×
+the scene

Articles

HIDDEN ON STREAMING: 'Stripped' (2014)
Written by Greg McIver
 
Have you ever spent an inordinate amount of time scrolling through Netflix, looking for that bit of entertainment to get you through the next couple of hours, only to throw your hands up in utter disgust and defeat? Despite the thousands of titles available at your fingertips, the plain and simple fact of the matter is that there is nothing on TV to watch, EVER. Or so it feels like. It’s an odd point of view to be sure, but one that has existed regardless since television was invented, and one that can be smited with a helpful suggestion or two from a friend or a random internet scribbler. Well, if you’re gripped with this indecisive mania, then allow me to provide you with a temporary cure in the form of this delightful documentary called Stripped.
 
 
 
Stripped is a very enjoyable documentary that takes you on a journey from the birth of the comic strip industry, through it’s Golden Age, and up to its current status, which is somewhat in a state of flux thanks to the closing of hundreds of newspapers and the advent of web comics. The documentary contains interviews with some of the most famous comic strip artists of all time, as well as a handful of newer artists that have been making their mark on the World Wide Web. You even get to hear from Bill Watterson, the artist behind the world-famous comic “Calvin and Hobbs” and a man who, up until this documentary, has never allowed his voice to be recorded.
 
Watching this documentary brought back a lot of memories for me, as I was an avid comic strip reader and actually credit that for developing my later love of reading books. As I said, they interview all sorts of comic artists, and each of them have their favorites, which in turn made me think about the strips that I used to avidly read. “Garfield” was probably the comic that I read the most, and my little toy chest was filled with those “Garfield” compilation books that they used to sell. He was a fat, lazy cat who slightly mimicked the lazy attitude that I had when I was a child, but there was something about the way that he expressed himself which drew my interest and helped to spark a little creative streak within myself. “The Far Side” was a close second in terms of favorite comics, and if I have one complaint about this documentary, it’s that not enough love is given to Gary Larson’s demented genius.
 
Hearing these artists talk about their craft with such passion, and looking back on their predecessors with immense admiration, made me feel like a little kid again; sliding out of bed Sunday morning for a big breakfast and then immediately sliding onto the couch to enjoy reading the latest round of comic shenanigans, which were always guaranteed to be in color on that special day. And, of course, it’s always a joy to see artists talking about their craft and the people involved with it with such love and reverence, as it helps to reaffirm your own feelings on the subject.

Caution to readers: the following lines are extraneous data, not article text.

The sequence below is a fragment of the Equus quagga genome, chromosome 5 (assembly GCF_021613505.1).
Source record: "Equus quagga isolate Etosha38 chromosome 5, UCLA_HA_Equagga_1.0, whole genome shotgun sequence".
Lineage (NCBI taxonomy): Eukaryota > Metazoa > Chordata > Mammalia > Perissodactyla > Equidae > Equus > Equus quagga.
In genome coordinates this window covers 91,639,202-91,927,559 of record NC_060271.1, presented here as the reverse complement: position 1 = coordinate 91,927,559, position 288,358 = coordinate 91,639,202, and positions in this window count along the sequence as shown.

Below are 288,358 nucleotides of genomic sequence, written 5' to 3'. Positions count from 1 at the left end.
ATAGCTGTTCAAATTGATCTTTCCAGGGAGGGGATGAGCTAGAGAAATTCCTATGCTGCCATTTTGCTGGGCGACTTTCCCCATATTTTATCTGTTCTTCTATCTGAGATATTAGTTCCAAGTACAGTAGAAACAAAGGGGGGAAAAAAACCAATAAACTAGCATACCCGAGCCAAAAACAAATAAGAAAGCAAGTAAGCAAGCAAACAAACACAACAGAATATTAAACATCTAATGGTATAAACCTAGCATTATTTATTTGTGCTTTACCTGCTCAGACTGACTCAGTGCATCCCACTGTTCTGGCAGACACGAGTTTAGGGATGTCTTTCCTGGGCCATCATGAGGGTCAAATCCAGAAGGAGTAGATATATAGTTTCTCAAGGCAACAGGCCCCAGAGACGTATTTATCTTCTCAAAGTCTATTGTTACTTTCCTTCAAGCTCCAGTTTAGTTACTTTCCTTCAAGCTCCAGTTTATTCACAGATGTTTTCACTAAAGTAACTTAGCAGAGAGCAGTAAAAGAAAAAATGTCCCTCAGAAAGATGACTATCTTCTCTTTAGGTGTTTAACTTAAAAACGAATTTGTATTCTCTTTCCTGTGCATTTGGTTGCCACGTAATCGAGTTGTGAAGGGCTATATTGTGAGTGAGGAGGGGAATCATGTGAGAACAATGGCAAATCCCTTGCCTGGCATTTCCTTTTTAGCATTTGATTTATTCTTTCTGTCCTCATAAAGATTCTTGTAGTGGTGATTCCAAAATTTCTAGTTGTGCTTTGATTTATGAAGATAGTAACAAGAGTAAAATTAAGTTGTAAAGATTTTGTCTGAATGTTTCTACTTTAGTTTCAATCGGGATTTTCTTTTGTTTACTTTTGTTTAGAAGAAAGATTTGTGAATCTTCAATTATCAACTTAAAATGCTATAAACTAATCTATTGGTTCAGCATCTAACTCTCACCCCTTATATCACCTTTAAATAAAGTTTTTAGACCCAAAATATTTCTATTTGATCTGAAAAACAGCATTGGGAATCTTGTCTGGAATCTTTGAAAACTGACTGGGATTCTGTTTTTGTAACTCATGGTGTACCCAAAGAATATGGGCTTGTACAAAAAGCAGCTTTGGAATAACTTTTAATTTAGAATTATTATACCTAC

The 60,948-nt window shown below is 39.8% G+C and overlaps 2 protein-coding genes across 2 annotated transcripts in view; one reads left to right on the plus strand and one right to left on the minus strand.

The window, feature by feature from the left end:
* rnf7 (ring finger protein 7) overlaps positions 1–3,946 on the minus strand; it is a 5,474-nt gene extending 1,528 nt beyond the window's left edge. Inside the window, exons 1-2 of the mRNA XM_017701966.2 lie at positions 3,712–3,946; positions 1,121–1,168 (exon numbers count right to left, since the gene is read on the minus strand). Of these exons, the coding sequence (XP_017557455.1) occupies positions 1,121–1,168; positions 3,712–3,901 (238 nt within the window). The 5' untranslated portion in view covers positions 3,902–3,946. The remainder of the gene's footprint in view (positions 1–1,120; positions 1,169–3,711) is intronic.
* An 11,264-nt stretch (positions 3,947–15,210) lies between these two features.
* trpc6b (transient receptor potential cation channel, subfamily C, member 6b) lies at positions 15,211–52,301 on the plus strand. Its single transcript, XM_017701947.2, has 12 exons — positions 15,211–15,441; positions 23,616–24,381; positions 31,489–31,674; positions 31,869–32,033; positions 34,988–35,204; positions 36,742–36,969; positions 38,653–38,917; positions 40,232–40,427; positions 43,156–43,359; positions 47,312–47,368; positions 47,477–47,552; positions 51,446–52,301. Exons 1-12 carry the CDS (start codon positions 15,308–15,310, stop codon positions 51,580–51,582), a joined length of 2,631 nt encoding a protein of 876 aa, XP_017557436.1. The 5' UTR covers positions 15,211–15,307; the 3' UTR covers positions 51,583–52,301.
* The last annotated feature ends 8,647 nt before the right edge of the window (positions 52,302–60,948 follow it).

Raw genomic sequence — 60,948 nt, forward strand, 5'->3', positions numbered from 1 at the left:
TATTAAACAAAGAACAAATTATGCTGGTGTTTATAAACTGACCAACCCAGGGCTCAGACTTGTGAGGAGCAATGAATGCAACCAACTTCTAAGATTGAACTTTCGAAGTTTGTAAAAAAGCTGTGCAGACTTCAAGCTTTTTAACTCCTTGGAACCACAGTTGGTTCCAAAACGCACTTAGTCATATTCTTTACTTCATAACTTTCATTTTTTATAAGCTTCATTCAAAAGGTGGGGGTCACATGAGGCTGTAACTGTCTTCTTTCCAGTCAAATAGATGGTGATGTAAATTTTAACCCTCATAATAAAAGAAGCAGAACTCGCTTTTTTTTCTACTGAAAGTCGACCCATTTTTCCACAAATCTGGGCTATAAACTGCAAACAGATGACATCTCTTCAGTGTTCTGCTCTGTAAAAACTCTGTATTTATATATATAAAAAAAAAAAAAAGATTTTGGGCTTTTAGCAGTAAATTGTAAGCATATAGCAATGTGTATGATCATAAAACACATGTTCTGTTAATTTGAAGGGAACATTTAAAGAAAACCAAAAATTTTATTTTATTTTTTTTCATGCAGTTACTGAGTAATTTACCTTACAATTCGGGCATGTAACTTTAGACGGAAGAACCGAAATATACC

Unfortunately, not all is bright and cheerful in this documentary, as the issue of newspapers closing down brings a real threat to these artists’ livelihoods. If the newspapers disappear, then so does the platform upon which they present their art to the world. Some folks think that the internet, which is why the papers are closing down in the first place, is the future for this art form, although some would argue that it is not. These folks are not criticizing the talents of the folks who produce their work for the online community, but they are wary of the new business model that comes with such a change. Stripped allows for both sides of the argument to be presented and does not lean in favor towards any one faction, which allows for the viewer to make up their own mind.
 
Stripped speaks of an art that creates little microcosms that are filled with laughter, absurdity, and sometimes even a little bit of profundity. The film has presented comic strips in something of a new light for me and has certainly reinvigorated the appreciation that I once had for them. So, if you’re looking for a way to spend 90 minutes in front of the television, and it doesn’t involve reruns of "Battlestar Galactica", then look no further than this heartwarming little documentary about artists and their silly drawings that millions have come to love.
 
(Screenshot via YouTube)
 
- Greg McIver, YH Staff